Postgraduate researcher attached to Parenting and Identities and Practices project
Joe's research interest is in the relationship between wider discourses of parenting and mothers' and fathers' everyday identities and narratives, including those forged via the internet, focusing on constructions of parenting and social support; narratives of everyday parenting identities and practices in online and face-to-face contexts.
The substantive aim of his PhD is to provide insight into popular online social support for parents; in particular how it is made available to and experienced by mothers and fathers within the parenting websites Mumsnet and Netmums, and what cultural and political narratives of 'parenting' these online spaces may produce and reproduce.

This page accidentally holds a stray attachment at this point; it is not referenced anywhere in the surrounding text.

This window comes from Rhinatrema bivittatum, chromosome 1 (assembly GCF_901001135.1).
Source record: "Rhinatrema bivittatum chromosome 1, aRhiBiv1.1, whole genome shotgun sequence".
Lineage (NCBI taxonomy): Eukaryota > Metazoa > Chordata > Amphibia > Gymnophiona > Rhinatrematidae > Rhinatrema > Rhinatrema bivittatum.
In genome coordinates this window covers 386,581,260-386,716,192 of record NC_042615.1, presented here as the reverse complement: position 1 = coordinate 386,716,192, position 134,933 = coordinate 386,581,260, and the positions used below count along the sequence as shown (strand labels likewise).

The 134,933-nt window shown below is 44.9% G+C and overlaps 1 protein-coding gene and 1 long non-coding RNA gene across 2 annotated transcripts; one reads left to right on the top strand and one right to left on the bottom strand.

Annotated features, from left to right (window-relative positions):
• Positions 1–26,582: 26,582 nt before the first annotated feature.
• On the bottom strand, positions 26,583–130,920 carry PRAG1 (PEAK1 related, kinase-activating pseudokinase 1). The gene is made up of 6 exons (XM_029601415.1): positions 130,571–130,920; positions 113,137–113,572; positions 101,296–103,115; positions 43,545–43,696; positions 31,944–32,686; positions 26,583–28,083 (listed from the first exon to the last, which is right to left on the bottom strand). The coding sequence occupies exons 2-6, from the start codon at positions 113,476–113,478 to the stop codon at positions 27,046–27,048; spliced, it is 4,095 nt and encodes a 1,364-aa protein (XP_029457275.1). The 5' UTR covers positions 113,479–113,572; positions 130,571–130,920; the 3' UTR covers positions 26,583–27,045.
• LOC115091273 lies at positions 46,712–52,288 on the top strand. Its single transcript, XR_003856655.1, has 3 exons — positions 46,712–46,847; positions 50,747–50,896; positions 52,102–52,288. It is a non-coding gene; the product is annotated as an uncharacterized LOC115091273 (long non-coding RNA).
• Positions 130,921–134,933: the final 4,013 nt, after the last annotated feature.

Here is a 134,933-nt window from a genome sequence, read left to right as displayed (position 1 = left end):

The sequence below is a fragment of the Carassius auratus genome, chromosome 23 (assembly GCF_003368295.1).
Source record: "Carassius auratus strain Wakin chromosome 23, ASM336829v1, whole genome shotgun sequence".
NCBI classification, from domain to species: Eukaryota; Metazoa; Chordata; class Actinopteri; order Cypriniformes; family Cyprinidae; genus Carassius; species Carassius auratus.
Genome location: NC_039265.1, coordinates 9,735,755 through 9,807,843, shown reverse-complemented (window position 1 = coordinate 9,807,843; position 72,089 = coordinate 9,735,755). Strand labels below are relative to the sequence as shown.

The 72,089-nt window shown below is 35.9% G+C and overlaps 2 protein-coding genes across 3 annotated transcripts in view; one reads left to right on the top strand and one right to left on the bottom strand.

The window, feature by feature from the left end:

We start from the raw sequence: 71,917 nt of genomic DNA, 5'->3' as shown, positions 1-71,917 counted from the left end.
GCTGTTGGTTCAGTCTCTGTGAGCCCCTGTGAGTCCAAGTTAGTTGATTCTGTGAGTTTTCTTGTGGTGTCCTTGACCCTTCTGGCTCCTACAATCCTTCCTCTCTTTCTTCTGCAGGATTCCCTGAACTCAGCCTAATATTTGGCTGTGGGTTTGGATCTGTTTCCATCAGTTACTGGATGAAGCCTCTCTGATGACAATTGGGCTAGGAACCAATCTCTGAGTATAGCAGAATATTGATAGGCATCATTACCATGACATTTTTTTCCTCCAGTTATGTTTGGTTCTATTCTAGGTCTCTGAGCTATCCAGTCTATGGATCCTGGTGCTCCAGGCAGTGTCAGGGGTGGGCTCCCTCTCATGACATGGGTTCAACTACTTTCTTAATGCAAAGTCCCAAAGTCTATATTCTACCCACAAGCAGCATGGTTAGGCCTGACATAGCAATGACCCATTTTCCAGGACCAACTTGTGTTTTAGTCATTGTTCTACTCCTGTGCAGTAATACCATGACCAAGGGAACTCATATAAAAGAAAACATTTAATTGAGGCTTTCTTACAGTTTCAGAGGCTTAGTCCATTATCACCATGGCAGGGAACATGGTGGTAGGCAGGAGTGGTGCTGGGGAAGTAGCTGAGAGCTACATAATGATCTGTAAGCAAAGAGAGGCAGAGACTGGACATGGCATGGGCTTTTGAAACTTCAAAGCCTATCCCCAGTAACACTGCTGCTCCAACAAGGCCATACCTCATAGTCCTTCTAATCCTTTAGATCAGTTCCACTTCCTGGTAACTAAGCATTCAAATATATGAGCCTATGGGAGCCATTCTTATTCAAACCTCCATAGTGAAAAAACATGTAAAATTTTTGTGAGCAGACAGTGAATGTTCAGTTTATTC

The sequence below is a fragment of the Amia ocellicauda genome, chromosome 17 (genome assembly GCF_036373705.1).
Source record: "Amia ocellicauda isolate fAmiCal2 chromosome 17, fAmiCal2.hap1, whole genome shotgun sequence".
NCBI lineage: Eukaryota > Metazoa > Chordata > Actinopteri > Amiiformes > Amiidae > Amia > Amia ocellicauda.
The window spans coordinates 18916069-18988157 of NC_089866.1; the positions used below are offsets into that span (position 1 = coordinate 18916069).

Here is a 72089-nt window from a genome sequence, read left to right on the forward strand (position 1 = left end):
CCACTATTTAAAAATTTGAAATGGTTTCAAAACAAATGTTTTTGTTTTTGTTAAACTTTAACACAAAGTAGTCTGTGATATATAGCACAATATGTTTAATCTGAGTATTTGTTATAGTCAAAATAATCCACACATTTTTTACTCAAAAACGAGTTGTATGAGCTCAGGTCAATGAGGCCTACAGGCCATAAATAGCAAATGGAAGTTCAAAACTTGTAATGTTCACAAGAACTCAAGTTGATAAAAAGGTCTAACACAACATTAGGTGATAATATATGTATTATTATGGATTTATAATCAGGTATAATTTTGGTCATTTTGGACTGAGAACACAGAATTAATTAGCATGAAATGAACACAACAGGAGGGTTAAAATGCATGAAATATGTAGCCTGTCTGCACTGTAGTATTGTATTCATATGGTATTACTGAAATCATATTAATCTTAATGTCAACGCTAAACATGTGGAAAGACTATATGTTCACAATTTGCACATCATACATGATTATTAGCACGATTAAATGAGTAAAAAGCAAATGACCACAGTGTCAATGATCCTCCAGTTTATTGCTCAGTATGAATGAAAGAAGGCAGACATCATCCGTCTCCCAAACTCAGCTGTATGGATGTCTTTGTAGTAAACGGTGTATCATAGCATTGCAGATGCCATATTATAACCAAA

Methodologically, Joe's project brings together different kinds of data – canonical narratives regarding both parenting and everyday practices and identities. Narrative data created in different contexts will be compared and contrasted; both synchronous spoken interviews and asynchronous online interviews with managers and moderators at Mumsnet and Netmums as well as with the same parent participants of each forum, online participant observation, as well as data created through multimodal discourse analysis of website homepages.
Joe has an academic background in Psychology, having completed his MSc. in Child Development at the Institute of Education in 2011. His previous research explored fathers' understandings and experiences of their role as parents in the context of a fathers-only parenting course. Joe has also spent several years working within family support services in both social care and universal children and young people settings. He also has a BA in Drama and Theatre Arts from Goldsmiths.